I Heart Scott Westerfeld
Yup, I admit it, I've become a fan girl. I always expected it to happen in high school or junior high or maybe college, but I missed all the crushes on Brad Pitt and Leonardo DiCaprio and even now, I can't really think of someone whose looks would make me swoon, or blog at least.
But Scott Westerfeld, now, he's da MAN.
It's a bit of a round-a-bout story. I teach 7th grade, which means access to bookfairs. It also means that the Gremlin does a lot of her Christmas shopping at the Dec. bookfair, which is how a copy of Uglies ended up under the tree that cold morning. I read it, enjoyed it, passed it to the Gremlin, who started it, then asked her teacher to read it to the class, which she did, and they loved it, so when I got it back, I read it to all my 7th grade classes. (Yes, 13-yr-olds like to be read to, just not by their parents.)
I've shared several books with my students over the years. Most of them appeal to a certain group: just the girls, or just the boys, or the high level kids, or the low level kids, or just the Hispanics, etc. Uglies is the first book I've shared that every kid, without exception, loved. That puts Westerfeld in a catagory all his own right there.
What was the appeal? The concept, about a world where everyone gets plastic surgery at 16 and becomes gorgeous, is intriguing. The details, like tricks and hoverboards, appeal to kids. Anything that has teens beating the adults is going to be popular with students, but Uglies has the added bonus of presenting the adults as an intelligent threat--it doesn't offend the adult audience by portraying them as idiots. So when Tally succeeds, it is a greater success.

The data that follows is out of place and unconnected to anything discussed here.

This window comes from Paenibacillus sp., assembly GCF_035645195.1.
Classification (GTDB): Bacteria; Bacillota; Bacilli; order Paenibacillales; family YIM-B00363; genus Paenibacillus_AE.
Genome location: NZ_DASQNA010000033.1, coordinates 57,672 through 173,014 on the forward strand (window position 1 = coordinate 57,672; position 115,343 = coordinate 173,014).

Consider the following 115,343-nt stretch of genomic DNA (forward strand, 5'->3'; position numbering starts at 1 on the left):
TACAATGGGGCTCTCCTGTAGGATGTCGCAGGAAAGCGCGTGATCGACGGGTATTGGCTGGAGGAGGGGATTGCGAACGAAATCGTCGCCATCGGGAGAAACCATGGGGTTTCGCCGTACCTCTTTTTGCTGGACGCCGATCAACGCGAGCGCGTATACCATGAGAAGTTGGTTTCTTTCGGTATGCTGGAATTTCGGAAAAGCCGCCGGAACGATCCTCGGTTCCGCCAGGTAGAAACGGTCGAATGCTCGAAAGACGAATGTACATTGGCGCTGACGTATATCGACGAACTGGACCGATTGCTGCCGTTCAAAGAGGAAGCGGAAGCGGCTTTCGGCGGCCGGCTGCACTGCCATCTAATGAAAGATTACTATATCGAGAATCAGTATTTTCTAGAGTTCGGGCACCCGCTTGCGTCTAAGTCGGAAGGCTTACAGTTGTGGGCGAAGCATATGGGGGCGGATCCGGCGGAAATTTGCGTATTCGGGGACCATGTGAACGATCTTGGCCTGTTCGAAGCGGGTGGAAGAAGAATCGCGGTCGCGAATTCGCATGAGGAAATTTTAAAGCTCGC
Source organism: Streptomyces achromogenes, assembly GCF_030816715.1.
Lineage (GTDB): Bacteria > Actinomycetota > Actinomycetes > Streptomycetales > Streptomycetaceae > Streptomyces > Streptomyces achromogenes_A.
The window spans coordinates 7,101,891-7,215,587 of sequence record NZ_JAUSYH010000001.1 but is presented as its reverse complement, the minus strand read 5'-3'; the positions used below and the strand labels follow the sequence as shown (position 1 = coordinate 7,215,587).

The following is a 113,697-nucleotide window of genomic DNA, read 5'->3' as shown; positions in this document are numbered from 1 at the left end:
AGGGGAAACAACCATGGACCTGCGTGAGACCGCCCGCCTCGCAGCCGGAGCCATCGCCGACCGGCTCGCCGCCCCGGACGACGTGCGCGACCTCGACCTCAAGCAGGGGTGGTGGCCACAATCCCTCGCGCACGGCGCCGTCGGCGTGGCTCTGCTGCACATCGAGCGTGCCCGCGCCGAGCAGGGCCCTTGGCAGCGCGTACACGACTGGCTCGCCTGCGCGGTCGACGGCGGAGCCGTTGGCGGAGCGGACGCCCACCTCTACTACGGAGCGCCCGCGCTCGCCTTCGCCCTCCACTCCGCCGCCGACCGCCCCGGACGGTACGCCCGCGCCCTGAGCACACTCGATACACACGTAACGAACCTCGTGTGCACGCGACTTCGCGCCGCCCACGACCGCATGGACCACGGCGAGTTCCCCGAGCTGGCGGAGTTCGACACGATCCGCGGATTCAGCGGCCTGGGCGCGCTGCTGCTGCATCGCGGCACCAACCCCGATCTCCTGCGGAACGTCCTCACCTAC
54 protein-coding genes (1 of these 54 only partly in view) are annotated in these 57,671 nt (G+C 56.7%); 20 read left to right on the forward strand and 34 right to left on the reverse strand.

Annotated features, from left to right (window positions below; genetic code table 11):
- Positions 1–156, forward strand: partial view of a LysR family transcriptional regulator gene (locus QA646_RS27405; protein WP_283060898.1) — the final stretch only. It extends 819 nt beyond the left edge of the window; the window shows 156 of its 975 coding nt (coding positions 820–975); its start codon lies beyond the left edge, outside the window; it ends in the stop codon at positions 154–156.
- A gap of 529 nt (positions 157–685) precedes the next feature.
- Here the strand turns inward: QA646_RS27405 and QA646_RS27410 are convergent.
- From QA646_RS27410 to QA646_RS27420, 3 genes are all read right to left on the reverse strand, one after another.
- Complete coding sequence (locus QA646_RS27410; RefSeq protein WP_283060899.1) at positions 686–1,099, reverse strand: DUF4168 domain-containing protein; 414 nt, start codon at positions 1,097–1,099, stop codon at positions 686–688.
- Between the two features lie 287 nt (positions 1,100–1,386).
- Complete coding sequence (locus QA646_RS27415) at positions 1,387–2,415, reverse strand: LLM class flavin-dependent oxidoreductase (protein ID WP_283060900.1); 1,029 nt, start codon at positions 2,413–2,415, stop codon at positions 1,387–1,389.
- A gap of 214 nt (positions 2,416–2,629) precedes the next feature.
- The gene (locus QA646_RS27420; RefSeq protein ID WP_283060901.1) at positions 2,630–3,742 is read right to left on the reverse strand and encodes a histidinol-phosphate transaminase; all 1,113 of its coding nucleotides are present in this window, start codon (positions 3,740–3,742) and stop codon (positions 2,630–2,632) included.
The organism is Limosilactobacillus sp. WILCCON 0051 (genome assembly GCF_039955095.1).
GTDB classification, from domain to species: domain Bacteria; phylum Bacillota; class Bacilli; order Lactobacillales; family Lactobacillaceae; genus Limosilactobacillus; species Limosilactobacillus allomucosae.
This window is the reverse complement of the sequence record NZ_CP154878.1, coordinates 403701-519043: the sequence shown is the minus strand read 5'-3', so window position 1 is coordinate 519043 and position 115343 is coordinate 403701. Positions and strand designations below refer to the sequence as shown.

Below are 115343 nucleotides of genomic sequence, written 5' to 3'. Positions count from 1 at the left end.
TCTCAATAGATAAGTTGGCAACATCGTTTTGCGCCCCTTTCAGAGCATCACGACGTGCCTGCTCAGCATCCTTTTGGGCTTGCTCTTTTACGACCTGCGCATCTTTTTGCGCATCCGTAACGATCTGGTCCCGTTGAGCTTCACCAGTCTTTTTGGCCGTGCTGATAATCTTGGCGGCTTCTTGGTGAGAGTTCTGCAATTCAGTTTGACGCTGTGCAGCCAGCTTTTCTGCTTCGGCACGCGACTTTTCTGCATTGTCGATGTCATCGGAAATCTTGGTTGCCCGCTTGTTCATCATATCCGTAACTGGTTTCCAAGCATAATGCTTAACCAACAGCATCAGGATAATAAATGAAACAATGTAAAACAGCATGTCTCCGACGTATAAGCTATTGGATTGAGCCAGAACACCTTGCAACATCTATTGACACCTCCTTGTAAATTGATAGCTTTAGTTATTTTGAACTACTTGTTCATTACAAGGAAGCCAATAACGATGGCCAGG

But I think Westerfeld's real genius in the book is his structure. He knows exactly how and when to end a chapter. Writing guides will tell authors to end a chapter or scene on a sort of cliffhanger so the reader wants to go on. It's the "little bit further" syndrome that cost me so much sleep in high school and college (and after). Westerfeld is the finest example I've seen of putting that advice into action. Hardly a day went by that students did not beg for another chapter--please, just one more chapter--and when time allowed, I wasn't opposed to indulging them. After all, I wouldn't read the book aloud five times if I didn't love it.
Some students bought or checked out their own copies of Uglies and followed along (and read ahead). Others not only read ahead but then checked out Pretties from the library so they could really be on top of things. I haven't seen such literary enthusiasm among teens since Harry Potter hit the shelves--except that I think Uglies and Pretties (And Specials, which I haven't read yet) will last longer. These are books that teachers will want sets of so they can read and discuss them and get the students thinking about utopias, beauty, and how we see ourselves and our world.
My hope for Specials, along with a continuation of excellent plotting and storytelling, is a real rescue for Shay. She's had her life so messed up. Of course, so has Tally, but Tally seems to have more control, while Shay is swept along in her wake, whether either wants that or not. However it goes, whatever happens, I am confident it will be an excellent read.